Work began at the site of an old telephone exchange in Holborn, London, which now houses BT’s archive. Anne Archer, Head of BT Heritage and Archives, and her colleagues introduced our new Book Test Unit cohort of MRes Communication Design students to the treasure trove of possibilities offered by the telecommunication histories held in the archive. From graphic ephemera to original mechanical equipment, the BT Archives charts not only a business history, but also a broader social and technological history of telecommunication. In dialogue with Anne, the MRes students navigated the archive, and honed in on historical artefacts that would help them explore their own individual research questions about the present and future of telecommunication.

The students’ research saw many of them working across historical timelines, and across collective and personal experiences. This required careful and original use of methods. Speculative design, historiography, fiction, autoethnography and drawing as a research method all find their place here. Something that unites the group’s approach, however, is their consistent reflexivity and sensitivity to the ways in which the changes we experienced with the pandemic had to change our ways of working. Even the overarching question shifted to take on concerns about communication and technology in a time of social distancing. And new questions emerged:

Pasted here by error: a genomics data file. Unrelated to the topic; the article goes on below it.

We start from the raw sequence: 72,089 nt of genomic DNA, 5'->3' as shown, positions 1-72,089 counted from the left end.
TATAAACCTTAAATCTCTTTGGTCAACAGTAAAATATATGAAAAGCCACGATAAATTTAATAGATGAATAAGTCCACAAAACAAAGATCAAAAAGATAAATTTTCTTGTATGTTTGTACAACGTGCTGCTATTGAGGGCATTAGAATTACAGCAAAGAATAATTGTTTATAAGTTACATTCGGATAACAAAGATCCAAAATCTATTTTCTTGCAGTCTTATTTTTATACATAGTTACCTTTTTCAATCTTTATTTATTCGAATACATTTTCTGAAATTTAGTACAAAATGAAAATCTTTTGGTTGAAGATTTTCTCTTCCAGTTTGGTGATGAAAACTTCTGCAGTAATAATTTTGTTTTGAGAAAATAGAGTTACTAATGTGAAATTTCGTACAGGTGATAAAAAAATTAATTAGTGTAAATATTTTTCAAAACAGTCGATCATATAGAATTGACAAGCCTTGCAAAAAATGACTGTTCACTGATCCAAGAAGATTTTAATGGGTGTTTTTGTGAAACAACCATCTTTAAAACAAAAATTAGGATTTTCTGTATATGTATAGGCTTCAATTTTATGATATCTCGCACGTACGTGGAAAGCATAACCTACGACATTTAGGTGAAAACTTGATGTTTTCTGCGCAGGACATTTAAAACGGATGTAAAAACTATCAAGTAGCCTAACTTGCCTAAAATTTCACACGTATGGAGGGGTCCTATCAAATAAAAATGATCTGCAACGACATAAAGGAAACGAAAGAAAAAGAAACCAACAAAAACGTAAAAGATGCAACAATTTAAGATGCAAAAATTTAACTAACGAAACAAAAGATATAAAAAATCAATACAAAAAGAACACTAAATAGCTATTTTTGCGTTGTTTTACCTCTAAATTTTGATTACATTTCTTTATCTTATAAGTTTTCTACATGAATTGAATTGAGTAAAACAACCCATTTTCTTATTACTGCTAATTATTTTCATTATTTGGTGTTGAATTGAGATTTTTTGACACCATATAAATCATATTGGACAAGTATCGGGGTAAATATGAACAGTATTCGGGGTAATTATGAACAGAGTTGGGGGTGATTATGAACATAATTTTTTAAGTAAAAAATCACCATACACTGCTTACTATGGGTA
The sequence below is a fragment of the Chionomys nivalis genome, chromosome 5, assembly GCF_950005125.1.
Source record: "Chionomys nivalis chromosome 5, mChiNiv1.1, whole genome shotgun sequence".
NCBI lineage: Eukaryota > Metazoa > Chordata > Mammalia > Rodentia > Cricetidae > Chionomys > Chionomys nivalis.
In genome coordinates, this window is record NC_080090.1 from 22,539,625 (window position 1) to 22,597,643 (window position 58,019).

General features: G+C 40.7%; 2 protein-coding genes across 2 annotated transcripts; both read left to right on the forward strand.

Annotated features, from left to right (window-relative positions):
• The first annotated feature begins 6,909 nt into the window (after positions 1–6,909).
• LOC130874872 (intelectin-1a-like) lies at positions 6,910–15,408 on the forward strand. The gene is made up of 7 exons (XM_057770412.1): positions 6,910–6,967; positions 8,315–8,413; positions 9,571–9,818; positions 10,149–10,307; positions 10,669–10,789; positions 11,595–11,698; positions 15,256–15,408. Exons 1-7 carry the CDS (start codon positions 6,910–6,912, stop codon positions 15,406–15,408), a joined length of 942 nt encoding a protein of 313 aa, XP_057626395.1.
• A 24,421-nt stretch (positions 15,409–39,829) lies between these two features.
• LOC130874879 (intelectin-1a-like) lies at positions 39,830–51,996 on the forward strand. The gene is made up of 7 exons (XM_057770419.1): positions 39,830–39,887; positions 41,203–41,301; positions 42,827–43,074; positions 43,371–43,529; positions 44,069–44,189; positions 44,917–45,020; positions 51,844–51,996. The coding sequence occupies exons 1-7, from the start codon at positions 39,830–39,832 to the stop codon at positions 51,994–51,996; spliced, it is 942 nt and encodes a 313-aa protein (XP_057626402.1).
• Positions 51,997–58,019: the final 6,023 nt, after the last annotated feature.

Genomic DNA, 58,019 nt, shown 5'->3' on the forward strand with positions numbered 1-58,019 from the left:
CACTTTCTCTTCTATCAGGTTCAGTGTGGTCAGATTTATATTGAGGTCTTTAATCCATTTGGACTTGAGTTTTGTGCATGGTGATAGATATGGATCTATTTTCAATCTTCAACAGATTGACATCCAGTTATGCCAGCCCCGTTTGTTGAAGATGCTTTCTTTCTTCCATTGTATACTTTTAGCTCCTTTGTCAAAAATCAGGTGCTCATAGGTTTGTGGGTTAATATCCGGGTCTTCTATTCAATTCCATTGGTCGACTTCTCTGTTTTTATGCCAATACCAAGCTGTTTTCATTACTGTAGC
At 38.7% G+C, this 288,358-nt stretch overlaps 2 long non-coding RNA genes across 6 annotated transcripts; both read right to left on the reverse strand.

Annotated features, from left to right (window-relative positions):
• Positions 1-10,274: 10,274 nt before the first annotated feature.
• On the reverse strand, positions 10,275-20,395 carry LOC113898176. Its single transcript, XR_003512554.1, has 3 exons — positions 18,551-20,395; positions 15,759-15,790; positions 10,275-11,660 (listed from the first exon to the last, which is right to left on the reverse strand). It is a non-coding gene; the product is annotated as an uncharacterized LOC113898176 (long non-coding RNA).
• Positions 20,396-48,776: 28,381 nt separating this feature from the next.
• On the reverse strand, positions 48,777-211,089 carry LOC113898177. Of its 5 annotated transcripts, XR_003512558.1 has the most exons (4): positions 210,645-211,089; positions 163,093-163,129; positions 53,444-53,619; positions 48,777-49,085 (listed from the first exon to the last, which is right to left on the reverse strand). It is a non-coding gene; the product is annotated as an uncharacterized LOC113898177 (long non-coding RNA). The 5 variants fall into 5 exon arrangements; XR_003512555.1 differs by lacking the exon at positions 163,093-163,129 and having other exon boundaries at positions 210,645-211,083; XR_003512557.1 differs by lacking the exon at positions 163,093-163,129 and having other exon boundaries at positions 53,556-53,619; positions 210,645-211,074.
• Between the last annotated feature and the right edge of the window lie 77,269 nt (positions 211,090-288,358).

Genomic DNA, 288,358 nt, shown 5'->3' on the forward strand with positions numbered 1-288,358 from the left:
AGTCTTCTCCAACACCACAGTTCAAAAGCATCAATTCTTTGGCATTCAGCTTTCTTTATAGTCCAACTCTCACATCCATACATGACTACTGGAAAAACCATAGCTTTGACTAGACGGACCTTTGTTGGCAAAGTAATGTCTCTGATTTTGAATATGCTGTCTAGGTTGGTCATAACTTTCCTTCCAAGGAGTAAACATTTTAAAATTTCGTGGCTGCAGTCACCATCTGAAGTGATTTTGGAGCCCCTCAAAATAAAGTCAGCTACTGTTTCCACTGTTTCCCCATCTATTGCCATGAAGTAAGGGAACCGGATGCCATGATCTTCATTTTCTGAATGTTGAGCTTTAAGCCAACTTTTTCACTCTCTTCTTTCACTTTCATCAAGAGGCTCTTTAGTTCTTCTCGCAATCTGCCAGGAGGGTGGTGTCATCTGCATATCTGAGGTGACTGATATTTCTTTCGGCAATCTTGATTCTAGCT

What happens when you are researching in the middle of something that’s happening rapidly, and which perpetuates deep changes that impact psychological and physical behaviour?

What happens when you are researching that thing you are in the middle of?


Scene 02:
Repository of Paradoxes

We have not yet had time to reflect on this pandemic in any depth due to the immediacy and the flux of its context, the responses to it, and its possible ramifications. Yet there is, for us, the urge to reflect constantly. Paradoxes present contradictions or juxtapositions that often highlight the sense of absurdity that can arise in such a dynamic situation. Within the pandemic context, we find ourselves simultaneously neither one thing nor another, trapped in-between. A game: what comes to mind when we say…